Biochemical and Biophysical Research Communications, Vol.296, No.4, 890-896, 2002
Hypoxia activates beta(1)-integrin via ERK 1/2 and p38 MAP kinase in human vascular smooth muscle cells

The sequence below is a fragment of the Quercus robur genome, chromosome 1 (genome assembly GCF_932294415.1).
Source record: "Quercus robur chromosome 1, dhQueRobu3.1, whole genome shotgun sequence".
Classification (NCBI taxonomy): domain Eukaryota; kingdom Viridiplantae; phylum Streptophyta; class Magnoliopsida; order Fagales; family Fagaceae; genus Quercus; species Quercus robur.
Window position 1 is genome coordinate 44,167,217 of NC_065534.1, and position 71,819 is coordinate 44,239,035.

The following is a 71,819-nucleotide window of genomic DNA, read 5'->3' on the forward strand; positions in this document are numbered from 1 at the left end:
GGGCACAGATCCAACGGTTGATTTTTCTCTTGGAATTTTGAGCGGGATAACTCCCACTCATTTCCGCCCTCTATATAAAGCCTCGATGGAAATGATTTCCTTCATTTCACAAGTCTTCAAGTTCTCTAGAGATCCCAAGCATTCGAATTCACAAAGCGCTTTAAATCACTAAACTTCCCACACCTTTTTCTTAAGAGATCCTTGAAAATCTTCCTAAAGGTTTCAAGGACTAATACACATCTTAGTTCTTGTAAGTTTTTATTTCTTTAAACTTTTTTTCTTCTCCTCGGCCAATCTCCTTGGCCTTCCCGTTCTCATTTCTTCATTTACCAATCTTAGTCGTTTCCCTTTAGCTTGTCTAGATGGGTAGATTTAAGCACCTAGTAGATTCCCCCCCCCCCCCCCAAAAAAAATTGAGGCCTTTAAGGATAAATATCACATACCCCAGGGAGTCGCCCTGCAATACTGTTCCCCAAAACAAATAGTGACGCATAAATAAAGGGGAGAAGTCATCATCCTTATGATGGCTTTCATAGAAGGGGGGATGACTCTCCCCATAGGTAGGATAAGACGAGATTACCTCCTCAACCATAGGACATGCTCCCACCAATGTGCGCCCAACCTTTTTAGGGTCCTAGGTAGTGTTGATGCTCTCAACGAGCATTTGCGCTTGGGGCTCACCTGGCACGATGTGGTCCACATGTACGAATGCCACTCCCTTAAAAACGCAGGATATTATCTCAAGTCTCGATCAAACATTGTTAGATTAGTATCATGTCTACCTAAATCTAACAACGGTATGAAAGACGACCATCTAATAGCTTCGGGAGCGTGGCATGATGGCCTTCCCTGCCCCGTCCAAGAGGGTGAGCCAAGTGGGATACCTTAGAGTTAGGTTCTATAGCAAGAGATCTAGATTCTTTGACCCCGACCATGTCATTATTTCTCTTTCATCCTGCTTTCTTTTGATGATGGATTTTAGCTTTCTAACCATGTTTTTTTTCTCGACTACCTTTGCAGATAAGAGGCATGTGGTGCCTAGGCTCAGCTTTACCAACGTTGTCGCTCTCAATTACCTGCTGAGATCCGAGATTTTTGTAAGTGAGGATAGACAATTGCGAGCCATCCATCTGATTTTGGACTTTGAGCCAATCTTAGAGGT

Hypoxia plays an important role in vascular remodeling and directly affects vascular smooth muscle cell (VSMC) functions. VSMC adhesion participates in changes of vascular structure; however, little is known about VSMC adhesion under hypoxic conditions. It was the aim of the present study to investigate the effects of hypoxia on adhesion mechanisms in human VSMCs. Compared to normoxic cells, hypoxia (1% O-2, 24 h) significantly increased adhesion of VSMCs to collagen I by 30.2% and fibronectin by 58.0%. This effect was completely inhibited in the presence of the pharmacological ERK 1/2 mitogen-activated protein kinase (MAPK) pathway inhibitor PD98059 (30 muM) or the p38 MAPK inhibitor SB203580 (1 muM). Basal adhesion of normoxic cells was not affected by pretreatment with PD98059 and SB203580. Hypoxia induced a time-dependent activation of ERK 1/2 and p38 MAPK activation in human VSMCs, which were completely abolished by PD98059 or SB203580, respectively. Since adhesion of VSMCs to fibronectin and collagen I involves beta(1)-integrin receptors, we used a blocking antibody against beta(1)-integrin (P5D2) to examine potential effects of hypoxia on beta(1)-integrins. P5D2 significantly reduced VSMC adhesion to fibronectin and collagen I in normoxia and hypoxia in a comparable manner; however, beta(1)-integrin protein or mRNA levels were not affected by hypoxia. As evidenced by flow cytometry, hypoxia induced a activation of beta(1)-integrins by exposing an conformationally sensitive epitope on the beta(1)-subunit. These results demonstrate that hypoxia enhances adhesion of VSMC on extracellular matrix proteins by activating beta(1)-integrin. (C) 2002 Elsevier Science (USA). All rights reserved.